Javascript Leads to Browser Hijacking

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I came across this nasty-looking script that hijacks your browser. It appears to have been around in some shape or form since 2014 but this latest version deploys an aggressive tactic I’ve not seen before. Here’s what this script looks like:


The script is composed of variables and functions but finding the beginning and ending of one is made difficult because of the lack of whitespace. This script uses tricks like encoded characters, regex search/replace, unusual base conversions, and conditional statements.

Here’s an example of how the author obfuscated his/her script. I’ve highlighted one variable that gives you no clue as what it contains.


If you unescape the script, it becomes more readable but not by a lot.


If you evaluate it, you find that all that nonsense code does is build a string of letters and numbers. This is used to generate random strings later.


Here’s how the obfuscation works. Look at the following statement:

And focus on this part first:

This becomes:
5 + 38 * 932840649 = 35447944667

Then we look at this part:

Which becomes:
116 * 0 + 33 = 33

When you combine the two statements above, you are essentially converting the long number from base33 to text which yields the word “replace”:

So in short, the original statement can be distilled down to the following which returns “a”:
"ca"[replace](/[c]/g, "");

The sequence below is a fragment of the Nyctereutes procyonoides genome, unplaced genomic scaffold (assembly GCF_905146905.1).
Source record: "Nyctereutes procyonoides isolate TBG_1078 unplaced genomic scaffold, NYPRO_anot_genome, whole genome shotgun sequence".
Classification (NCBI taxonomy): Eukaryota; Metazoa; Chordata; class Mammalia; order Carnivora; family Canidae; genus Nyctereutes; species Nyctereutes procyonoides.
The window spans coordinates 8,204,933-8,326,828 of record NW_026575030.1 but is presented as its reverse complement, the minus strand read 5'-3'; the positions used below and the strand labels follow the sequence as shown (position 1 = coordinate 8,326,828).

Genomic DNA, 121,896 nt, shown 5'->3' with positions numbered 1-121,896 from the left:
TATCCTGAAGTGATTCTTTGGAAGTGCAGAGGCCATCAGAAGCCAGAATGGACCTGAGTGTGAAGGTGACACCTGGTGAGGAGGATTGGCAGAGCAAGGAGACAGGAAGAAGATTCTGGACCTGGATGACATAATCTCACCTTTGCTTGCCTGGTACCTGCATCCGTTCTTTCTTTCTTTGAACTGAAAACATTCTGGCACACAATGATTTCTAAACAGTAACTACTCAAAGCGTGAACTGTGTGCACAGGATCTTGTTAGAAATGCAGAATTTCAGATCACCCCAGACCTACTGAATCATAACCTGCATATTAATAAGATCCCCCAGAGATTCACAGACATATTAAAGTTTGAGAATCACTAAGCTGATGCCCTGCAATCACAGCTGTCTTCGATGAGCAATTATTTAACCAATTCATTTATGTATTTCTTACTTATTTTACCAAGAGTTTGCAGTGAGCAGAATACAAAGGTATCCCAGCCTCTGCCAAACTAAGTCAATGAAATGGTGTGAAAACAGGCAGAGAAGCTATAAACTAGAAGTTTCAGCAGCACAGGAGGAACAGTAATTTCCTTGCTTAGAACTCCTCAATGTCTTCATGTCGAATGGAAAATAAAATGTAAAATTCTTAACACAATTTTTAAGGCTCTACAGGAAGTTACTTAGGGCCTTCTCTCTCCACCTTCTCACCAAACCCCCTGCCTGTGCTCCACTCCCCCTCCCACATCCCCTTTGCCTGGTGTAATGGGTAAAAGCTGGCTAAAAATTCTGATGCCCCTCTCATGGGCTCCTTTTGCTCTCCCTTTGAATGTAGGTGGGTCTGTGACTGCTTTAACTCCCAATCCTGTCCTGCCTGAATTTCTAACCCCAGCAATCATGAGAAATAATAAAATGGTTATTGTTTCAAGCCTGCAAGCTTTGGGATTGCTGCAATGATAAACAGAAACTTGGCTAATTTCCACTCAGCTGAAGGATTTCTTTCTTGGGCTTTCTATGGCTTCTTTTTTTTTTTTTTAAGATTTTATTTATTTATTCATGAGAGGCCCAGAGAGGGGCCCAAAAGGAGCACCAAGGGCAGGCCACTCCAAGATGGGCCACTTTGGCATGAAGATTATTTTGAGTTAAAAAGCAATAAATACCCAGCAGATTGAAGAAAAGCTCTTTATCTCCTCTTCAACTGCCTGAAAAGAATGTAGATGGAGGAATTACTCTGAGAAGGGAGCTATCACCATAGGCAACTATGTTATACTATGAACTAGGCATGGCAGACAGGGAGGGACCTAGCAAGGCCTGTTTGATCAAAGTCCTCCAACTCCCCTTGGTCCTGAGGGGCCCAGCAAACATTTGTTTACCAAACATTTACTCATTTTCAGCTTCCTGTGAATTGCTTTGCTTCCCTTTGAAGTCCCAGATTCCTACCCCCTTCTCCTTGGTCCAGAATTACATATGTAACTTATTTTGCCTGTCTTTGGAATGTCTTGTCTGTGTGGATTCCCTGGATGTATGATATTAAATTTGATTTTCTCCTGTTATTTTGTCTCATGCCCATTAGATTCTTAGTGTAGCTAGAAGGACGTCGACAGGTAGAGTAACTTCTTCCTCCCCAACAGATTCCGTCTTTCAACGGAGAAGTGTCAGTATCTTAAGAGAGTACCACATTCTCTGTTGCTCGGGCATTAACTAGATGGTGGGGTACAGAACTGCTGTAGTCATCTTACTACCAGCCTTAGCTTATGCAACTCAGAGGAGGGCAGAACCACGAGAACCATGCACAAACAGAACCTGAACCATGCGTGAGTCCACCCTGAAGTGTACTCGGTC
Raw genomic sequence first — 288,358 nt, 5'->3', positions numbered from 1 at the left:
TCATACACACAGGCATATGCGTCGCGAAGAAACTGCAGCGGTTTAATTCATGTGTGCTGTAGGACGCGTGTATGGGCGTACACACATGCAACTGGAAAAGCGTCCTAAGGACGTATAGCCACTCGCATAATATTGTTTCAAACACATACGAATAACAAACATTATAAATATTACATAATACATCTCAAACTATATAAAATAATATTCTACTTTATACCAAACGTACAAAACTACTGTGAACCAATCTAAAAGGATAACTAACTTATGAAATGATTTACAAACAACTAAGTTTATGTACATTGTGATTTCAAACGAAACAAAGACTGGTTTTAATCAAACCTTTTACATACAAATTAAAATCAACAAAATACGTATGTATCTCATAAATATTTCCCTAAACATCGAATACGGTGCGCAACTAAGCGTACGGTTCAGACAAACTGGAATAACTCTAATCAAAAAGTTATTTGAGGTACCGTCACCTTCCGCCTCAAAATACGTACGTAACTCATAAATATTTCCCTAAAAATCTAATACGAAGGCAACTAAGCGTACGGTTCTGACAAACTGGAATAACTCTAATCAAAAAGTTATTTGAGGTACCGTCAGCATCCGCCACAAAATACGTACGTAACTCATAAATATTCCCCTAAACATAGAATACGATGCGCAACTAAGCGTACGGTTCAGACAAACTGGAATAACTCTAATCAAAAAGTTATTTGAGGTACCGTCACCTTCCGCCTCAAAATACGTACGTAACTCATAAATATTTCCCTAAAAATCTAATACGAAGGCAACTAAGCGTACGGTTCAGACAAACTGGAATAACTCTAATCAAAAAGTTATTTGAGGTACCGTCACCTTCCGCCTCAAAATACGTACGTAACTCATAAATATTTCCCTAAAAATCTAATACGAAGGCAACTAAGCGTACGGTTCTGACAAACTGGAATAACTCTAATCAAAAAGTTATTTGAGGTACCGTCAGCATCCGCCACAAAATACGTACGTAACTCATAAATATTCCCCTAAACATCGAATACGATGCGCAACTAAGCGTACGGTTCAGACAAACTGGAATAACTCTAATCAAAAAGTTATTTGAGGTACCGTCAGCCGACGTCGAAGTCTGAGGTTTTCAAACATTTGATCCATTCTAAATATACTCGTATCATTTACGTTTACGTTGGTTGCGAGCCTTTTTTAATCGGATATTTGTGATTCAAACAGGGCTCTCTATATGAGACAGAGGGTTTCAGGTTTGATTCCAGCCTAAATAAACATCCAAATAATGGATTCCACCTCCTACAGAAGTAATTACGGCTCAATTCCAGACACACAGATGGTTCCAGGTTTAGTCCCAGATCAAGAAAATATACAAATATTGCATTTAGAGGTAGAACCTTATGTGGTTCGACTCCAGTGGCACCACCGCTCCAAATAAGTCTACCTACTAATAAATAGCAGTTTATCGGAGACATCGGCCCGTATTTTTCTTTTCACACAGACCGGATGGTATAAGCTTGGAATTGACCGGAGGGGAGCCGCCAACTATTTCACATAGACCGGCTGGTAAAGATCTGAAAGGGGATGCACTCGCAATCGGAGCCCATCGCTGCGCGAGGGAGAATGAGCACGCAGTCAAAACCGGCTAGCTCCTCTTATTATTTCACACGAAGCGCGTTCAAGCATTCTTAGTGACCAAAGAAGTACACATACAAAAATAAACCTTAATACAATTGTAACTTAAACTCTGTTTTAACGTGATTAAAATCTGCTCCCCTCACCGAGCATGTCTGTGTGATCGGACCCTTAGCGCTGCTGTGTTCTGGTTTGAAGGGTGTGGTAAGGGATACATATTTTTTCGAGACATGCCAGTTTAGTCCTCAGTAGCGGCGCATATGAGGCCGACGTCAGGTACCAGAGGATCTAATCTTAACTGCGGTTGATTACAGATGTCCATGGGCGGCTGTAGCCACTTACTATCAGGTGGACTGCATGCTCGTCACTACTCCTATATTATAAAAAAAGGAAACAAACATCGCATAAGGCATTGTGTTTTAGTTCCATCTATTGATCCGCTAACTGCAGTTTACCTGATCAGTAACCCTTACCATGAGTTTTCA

Here’s some of the more interesting things this script does.

The script makes a copy of wscript.exe, renames it to something random, and saves it to a new folder in the user’s AppData\Roaming directory. It then makes a copy of itself. The copy of wscript.exe is used to run the script. The script then sets the following registry keys to hide the folder.


It then creates a shortcut to the script called “Start” and saves it to the user’s startup folder. The shortcut has a folder icon to trick the user. If the user double-clicks on the “folder”, he/she ends up running the script.


The script will check if it can get access to Microsoft, Google, or Bing. If so then it will continue and then proceed to send data about the computer to urchintelemetry .com and downloads an encrypted file from 95.153.31 .22 .


The downloaded file is another script. The highlighted section shows the attempt to change IE, Firefox, and Chrome’s start page to login.hhtxnet .com .


If you open your browser, you will end up redirected to portalne .ws .


What’s interesting is that if you visit the CnC website, it looks broken.


However, when a correct POST is made, you get a response but it’s not visible. Here you can see the HTML source contains a response hidden in the body tag.


The script makes use of WMI to ensure security software won’t interfere with its tasks. Here’s an excerpt that shows you the security-related software it’s tracking.


If any of the following programs are run, the process is terminated in an unusual way. Here we see that the script creates a fake error message to make the user think the program is not working.


Let’s see this in action. Here I run Autoruns and the program quits and I get this on the screen.


There’s one more trick up its sleeve. Here’s the excerpt from the script.


This gem executes if you terminate the WScript process associated with the script. In other words, if you stop the script, your computer shuts down immediately.

If you end up with this script on your computer, you can easily get rid of it by restarting in Safe Mode (or logging into another account) then removing the startup link and roaming folder. If you wish to analyze the script while it’s running then simply rename your security tool to something benign.

File: sample1.js
MD5: C8B5A9FB9D573B00E1B5E957BD294C11
VT: 7 / 54

File: sample2.js
MD5: 8EA3EE6DF8CF28ABB220CD8615CC654B
VT: 18 / 54


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